- Industry Credentialing
- Equipment Resource Guide – See Equipment for CTE Programs
- Governor’s Health Sciences Academies
- Project Lead the Way
Career & Technical Student Organization (CTSO)
Virginia Health Occupations Students of America (HOSA) - Health Occupations Students of America (HOSA) promotes career opportunities in the health care industry to enhance the delivery of quality health care to all people across all health fields. For more information, visit the CTSO web page.
Work-Based Learning Resources
High-Quality Work-Based Learning (HQWBL)
Career and Technical Education Work-Based Learning Guide-This is a Word document.is based on the redesigned methods of instruction effective August 4, 2022. This implementation guide focuses on the 12 types of HQWBL methods of instruction used in Virginia; job shadowing, service learning, mentorship, externship, school-based enterprise, internship, entrepreneurship, clinical experience, cooperative education, youth registered apprenticeship, registered apprenticeship, and supervised agricultural experience, along with opportunities for students to earn one credit toward graduation in addition to any credit earned through the associated CTE course in cooperative education, internship, entrepreneurship, youth registered apprenticeship, and supervised agricultural experience for completing 280 hours of work experience and one-half credit for 140 hours of work experience in mentorship. It includes Virginia regulations and guidelines for the administration of HQWBL and provides resources for Work-Based Learning coordinators. School divisions should use this guide to implement HQWBL offerings locally.
Per Code of Virginia § 22.1-253.13:4, students are required to
- complete an Advanced Placement, honors, International Baccalaureate, or dual enrollment course; or
- complete a high-quality work-based learning experience, as defined by the Board; or *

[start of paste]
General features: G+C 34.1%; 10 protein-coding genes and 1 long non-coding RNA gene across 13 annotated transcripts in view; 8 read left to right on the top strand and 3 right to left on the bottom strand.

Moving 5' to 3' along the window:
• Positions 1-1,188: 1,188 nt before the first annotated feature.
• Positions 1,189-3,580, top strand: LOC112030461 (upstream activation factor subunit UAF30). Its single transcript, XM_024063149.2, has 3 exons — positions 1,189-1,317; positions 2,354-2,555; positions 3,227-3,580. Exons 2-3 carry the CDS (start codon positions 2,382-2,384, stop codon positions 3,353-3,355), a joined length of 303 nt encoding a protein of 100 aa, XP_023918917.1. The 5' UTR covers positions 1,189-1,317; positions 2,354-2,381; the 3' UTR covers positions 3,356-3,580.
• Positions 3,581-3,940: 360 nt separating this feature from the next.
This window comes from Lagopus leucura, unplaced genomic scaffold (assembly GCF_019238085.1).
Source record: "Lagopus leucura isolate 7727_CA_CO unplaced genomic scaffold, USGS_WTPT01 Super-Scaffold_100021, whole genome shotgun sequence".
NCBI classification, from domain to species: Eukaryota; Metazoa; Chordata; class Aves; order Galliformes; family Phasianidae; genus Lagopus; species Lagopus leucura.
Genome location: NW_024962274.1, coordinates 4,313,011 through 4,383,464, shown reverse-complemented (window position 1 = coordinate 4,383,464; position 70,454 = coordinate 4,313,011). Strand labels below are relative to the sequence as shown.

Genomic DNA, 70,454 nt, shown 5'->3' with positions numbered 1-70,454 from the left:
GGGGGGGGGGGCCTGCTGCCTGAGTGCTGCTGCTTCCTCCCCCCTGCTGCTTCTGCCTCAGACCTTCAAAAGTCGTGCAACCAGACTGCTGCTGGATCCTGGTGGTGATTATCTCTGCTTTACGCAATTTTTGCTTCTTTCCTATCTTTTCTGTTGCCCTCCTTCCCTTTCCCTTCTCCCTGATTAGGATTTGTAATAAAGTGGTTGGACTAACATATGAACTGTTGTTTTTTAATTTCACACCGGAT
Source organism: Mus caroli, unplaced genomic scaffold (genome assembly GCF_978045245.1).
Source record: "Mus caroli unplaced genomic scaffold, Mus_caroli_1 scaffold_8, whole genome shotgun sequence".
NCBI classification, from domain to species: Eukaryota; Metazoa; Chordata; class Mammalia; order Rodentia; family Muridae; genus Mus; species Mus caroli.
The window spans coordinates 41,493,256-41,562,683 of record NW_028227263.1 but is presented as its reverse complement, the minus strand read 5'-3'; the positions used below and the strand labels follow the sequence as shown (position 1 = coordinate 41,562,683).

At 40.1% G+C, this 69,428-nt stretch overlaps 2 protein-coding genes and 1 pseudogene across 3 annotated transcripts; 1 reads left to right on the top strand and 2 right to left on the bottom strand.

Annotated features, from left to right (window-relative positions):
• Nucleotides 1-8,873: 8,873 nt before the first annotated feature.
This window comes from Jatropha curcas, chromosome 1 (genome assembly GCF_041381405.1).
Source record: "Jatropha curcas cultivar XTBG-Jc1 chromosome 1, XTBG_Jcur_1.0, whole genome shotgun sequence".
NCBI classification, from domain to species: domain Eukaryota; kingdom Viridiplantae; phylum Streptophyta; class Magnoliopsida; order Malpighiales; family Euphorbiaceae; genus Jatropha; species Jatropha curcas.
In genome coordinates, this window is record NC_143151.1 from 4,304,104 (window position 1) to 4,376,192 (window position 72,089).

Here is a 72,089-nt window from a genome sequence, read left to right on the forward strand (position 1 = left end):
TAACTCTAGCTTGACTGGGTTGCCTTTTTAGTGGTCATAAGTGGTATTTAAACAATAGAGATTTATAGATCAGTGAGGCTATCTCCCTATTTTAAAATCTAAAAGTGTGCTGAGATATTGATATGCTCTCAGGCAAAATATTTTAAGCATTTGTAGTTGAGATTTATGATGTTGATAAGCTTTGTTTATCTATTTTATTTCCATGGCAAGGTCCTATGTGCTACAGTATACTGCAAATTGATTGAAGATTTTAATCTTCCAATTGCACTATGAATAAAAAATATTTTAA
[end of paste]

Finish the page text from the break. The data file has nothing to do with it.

- earn a career and technical education credential that has been approved by the Board.
*Excluding: Job Shadowing and Mentorship of less than 140 hours.
College, Career and Civic Readiness Indicator (CCCRI)
The College, Career and Civic Readiness Indicator is scheduled to be part of accreditation ratings starting in the 2023-2024 accreditation year, based on data from the 2022-2023 school year. School accreditation will be measured on graduating seniors having completed at least ONE of the following during high school:
- Receive credit for advanced coursework (AP/IB/DE); or
- Be a CTE completer and earn a CTE credential; or
- Complete a Work-Based Learning experience:* or
- Complete at least 3 state-approved Junior Reserve Officers' Training Corps (JROTC) courses.
For more information related to the implementation of the CCCRI:
Frequently Asked Questions-This is a Word document. – January 13, 2021
Superintendent’s Memo #236-21-This is a PDF document. – August 20, 2021
*Excluding: Job Shadowing and Mentorship of less than 140 hours
Revised EMT Guidelines – The High School Based Emergency Medical Technician (EMT) Educational Program Guidelines-This is a Word document. were developed jointly with the Office of Emergency Medical Services to unify state and national standards, establish consistent EMT program standards, to ensure high-quality programs are implemented in high schools and technical centers throughout the Commonwealth of Virginia. Also see Superintendent’s Memo 285-19-This is a Word document..
- Virginia Health and Medical Sciences Educators Association (VAHAMSEA)
- Association for Career and Technical Education (ACTE)
- Virginia Association for Career and Technical Education (Virginia ACTE)